The Black community needs therapy too!

For centuries, it was unheard of, that black people would go to a therapy session.  Or to see a shrink as some would like to put it.  The black communities therapist was the prayer line or going to talk to your pastor about your problems; but what was so wrong about going to see a therapist?

I’m not sure what the problem was back then.  I believe for most people they figured if they didn’t dwell on the situation that their problems would just fade away like dust in the air.  I suspect that’s why they’re so many generational curses in the black community as well as hurt and unforgiveness that hang over many of our heads.  No one has taken the time to talk things out in order to gain a clearer understanding of what has transpired in their lives.  Past hurts, depressions, secrets, shames, and faults have all been swept under the rug.  I could also say that money has probably played some part in the fact that black people hasn’t always been willing to see a therapist.  Which is understandable.

Whether a person decides to visit a therapist or not, it is often great to have someone you can talk to without judgement.  Which is something you may encounter when trying to talk to a friend or family member about whatever it is that you may be going through.

I talked briefly about the time I decided to go visit a therapist after a terrible breakup in THIS post.  For me, I wanted an outsider to give me their unbiased opinion about my situation.  I wanted to figure out where things went wrong and where I went wrong.  I didn’t want to feel ashamed or bad for the way that I was feeling.  I also didn’t want the dreaded “I told you so” from my family or friends.  It just wasn’t the time for all of that.  So I went to a therapist without anyone knowing.  Within only a few sessions I was feeling better and more confident about myself and my situation.  I felt at peace and hopeful.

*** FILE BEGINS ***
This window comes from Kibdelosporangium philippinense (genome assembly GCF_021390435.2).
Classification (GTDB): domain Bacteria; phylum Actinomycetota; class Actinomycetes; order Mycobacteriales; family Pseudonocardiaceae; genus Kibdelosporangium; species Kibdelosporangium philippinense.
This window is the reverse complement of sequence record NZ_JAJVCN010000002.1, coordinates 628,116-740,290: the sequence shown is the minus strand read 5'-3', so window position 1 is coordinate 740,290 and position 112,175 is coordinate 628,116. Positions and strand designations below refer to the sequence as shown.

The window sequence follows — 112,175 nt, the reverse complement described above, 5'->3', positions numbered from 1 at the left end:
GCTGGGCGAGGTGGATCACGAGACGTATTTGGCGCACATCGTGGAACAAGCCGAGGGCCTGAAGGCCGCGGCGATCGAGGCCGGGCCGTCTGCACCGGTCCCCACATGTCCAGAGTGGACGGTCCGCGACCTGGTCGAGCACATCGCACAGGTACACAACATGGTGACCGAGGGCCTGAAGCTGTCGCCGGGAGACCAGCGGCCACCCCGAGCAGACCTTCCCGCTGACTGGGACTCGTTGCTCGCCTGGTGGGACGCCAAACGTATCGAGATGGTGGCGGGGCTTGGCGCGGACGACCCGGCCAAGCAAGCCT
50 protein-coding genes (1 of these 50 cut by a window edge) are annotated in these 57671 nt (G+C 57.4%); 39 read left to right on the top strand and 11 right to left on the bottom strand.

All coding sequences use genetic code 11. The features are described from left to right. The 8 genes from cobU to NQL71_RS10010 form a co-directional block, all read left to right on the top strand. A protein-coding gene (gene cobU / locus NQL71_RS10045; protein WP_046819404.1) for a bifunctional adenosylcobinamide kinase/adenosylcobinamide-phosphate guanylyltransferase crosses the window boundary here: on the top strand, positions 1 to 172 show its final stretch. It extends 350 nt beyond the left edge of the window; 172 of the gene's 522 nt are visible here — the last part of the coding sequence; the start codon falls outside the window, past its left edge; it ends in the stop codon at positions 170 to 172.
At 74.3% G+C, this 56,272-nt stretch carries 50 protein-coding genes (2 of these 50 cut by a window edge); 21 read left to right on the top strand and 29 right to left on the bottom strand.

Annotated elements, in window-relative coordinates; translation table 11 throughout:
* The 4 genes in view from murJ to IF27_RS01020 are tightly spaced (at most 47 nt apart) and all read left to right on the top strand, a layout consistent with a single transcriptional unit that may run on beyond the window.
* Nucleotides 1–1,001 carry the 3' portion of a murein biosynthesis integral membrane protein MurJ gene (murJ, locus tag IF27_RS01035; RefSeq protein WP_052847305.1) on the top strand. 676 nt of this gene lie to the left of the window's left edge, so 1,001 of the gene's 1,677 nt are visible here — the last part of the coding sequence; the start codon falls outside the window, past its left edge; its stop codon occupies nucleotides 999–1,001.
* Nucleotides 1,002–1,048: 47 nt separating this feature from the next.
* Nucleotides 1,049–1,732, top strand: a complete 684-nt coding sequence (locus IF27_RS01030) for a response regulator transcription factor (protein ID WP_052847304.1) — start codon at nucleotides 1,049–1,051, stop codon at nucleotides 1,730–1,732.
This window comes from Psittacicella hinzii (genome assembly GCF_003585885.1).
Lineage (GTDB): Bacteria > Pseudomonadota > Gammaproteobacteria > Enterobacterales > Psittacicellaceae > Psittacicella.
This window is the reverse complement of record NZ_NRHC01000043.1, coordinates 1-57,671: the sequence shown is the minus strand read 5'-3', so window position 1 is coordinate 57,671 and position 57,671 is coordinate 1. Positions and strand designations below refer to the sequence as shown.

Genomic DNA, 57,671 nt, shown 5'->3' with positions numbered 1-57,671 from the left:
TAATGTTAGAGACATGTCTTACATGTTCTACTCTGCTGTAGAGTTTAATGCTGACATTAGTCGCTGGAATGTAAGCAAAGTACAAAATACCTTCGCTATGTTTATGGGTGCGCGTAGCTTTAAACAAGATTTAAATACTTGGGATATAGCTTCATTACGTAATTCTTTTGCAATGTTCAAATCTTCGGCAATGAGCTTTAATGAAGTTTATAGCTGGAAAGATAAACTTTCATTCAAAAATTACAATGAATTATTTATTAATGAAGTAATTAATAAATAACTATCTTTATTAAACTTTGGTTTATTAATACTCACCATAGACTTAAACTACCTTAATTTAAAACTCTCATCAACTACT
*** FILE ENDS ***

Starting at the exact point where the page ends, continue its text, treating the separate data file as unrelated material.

Having someone to vent to is almost a necessity in today’s life.  Whether, it’s a family member, a friend, or a therapist.  Or someone you don’t really know but they are able to give you effective feedback and advice.  I remember as if it was yesterday, being at work and just sitting at my desk crying.  I suddenly heard a lady, that I did not know at the time, and who had no idea why I was so upset, speaking to me giving me the most sound advice.  From that day forward we’ve had a number of one-on-one sessions and I consider her to be a great friend.  I refer to her now as my Iyanla Vanzant.  She can give it to you straight with no chaser and can sense when something isn’t right with you.

It’s also important to know that when a person gives you effective feedback it is usually not what you want to hear.  That’s how you know it’s real.  It’s up to you at that point if you are willing to accept it.

At times, I think we all need tools for processing life as well as an outside perspective on very important and personal subject matters; which we can gain these tools from a therapist or from someone who has traveled in your same shoes.

If you find yourself unable to go to a therapist, you may know or be able to find someone who is willing to give you a listening ear or great feedback.  Today, you can even find a licensed therapist through apps and have chatting sessions.  It is important to not let situations escalate or build up especially if those situations can cause more damage down the line.  Life is too short.

My motto is to Live my life in Peace; and not Pieces!


6 thoughts on “The Black community needs therapy too!

  1. Coming from a future therapist, this is great! Thank you for speaking on the taboo of therapy in the black community. I agree that people feel like they can either handle it themselves or are maybe just in denial. I’d also add that for generations, blacks really were never given the opportunity to receive help. Why? Because the therapists were probably White and were they servicing us? Could we/can we afford it? Could we trust them?….thoughts that may have crossed peoples minds… its also hard to break the stigma that comes along with therapy… anyway enough of my rambling. lol Great blog! Its definitely something that should keep being talked about.

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